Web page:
Baseball Was the Common

 
 
By Chris Preimesberger  |  Posted 2006-07-26 Email Print this article Print
 
 
 
 
 
 
 


Thread"> Major League Baseball was the common customer that brought Sun and Greenplum together several months ago into the partnership that eventually produced the new appliance, Golkar said.

"When Jonathan [Schwartz, Suns CEO] found out about what Greenplum could do, he blogged that he thought Greenplum was one of the smartest startups hed seen," Golkar said.
"Then the wheels started turning; we already had Thumper, and we decided to use Greenplums software, so our group starting working overtime and through holidays to get this done."
Justin Shaffer, senior vice president of new media for MLB, said that his organization needs to "collect data about every single pitch, over the course of 2,430 games each year, [so] the power necessary to analyze and make available that data has become incredibly important. "The new data warehouse appliance has the potential to open up new ways in which MLB.com can share information with our customers and partners," Shaffer said. IT publisher Tim OReilly said that the new appliance can transform the way companies think about handling big data.
"As OReilly continues to harness the collective intelligence of the Web to better understand the technology industry and where its headed, the ability to quickly and cost-effectively analyze large volumes of data is critical," said Tim OReilly, CEO of OReilly Media. "In the new era of Web 2.0, data will become the next Intel Inside. Together, Sun and Greenplum are creating technologies based on open source that will help power the next generation of companies and services." But will companies trust it? How hard will it be for mainstream companies to believe such an open source/general standards storage system at such an inexpensive price will be reliable enough to do daily, often mission-critical production work? "Theres little question in my mind that the specific combination of hardware and software will present certain educational challenges to a potential customer, but there are several factors that will mitigate potential skepticism," analyst Stephen OGrady of Red Monk in Denver, Colo., told eWEEK. "First is the open-source pedigree of the database. While it does not have the traction that MySQL does, the Postgres core of the Greenplum software is very well regarded," OGrady said. Click here to read about how Sun is banking on its upgraded storage business. Second, is the almost universally positive reviews that Suns latest x64 entries are getting. Last, the price. Paradoxically, the low cost, which is potentially a concern for some customers, could ultimately be its strongest selling point," OGrady said. Greenplum, based in San Mateo, Calif., is only three years old and not a well-known entity, even though PostgreSQL database has built a good reputation. Does that cause a problem of uncertainty among potential enterprise customers? "Suns reputation is, I think, a positive factor here in that: a) they have a reputation for being able to sell high end systems—a plus when youre competing against Teradata, and b) they have some good momentum and mind share working for them with their new hardware lines," OGrady said. "This offering is an intriguing one from a storage market perspective. It represents a collapsing of the server and storage layers, so that the application can be run right on top of the storage." Check out eWEEK.coms for the latest news, reviews and analysis on enterprise and small business storage hardware and software.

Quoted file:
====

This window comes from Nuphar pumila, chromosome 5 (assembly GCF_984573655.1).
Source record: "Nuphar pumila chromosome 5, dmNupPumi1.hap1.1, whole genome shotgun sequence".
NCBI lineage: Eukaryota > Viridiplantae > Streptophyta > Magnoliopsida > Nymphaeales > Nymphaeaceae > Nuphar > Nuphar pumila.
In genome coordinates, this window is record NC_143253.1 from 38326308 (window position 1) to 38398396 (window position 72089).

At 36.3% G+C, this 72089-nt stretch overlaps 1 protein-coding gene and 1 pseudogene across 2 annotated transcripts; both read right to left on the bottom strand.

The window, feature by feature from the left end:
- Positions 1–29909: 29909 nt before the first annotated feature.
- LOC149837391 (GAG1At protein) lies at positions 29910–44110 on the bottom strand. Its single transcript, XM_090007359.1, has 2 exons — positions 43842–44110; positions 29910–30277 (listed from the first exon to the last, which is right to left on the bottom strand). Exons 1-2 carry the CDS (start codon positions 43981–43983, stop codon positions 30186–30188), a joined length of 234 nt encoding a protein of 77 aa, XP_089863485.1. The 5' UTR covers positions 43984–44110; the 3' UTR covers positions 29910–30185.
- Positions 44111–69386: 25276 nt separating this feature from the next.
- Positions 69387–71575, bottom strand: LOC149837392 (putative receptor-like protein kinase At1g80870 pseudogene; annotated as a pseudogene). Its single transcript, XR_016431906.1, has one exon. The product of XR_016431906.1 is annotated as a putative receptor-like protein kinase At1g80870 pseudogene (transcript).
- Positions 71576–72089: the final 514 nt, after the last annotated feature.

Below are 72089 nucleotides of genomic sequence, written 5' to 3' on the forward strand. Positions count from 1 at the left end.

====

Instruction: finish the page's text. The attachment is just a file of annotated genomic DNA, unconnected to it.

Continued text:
Chris Preimesberger Chris Preimesberger was named Editor-in-Chief of Features & Analysis at eWEEK in November 2011. Previously he served eWEEK as Senior Writer, covering a range of IT sectors that include data center systems, cloud computing, storage, virtualization, green IT, e-discovery and IT governance. His blog, Storage Station, is considered a go-to information source. Chris won a national Folio Award for magazine writing in November 2011 for a cover story on Salesforce.com and CEO-founder Marc Benioff, and he has served as a judge for the SIIA Codie Awards since 2005. In previous IT journalism, Chris was a founding editor of both IT Manager's Journal and DevX.com and was managing editor of Software Development magazine. His diverse resume also includes: sportswriter for the Los Angeles Daily News, covering NCAA and NBA basketball, television critic for the Palo Alto Times Tribune, and Sports Information Director at Stanford University. He has served as a correspondent for The Associated Press, covering Stanford and NCAA tournament basketball, since 1983. He has covered a number of major events, including the 1984 Democratic National Convention, a Presidential press conference at the White House in 1993, the Emmy Awards (three times), two Rose Bowls, the Fiesta Bowl, several NCAA men's and women's basketball tournaments, a Formula One Grand Prix auto race, a heavyweight boxing championship bout (Ali vs. Spinks, 1978), and the 1985 Super Bowl. A 1975 graduate of Pepperdine University in Malibu, Calif., Chris has won more than a dozen regional and national awards for his work. He and his wife, Rebecca, have four children and reside in Redwood City, Calif.Follow on Twitter: editingwhiz
 
 
 
 
 
 
 

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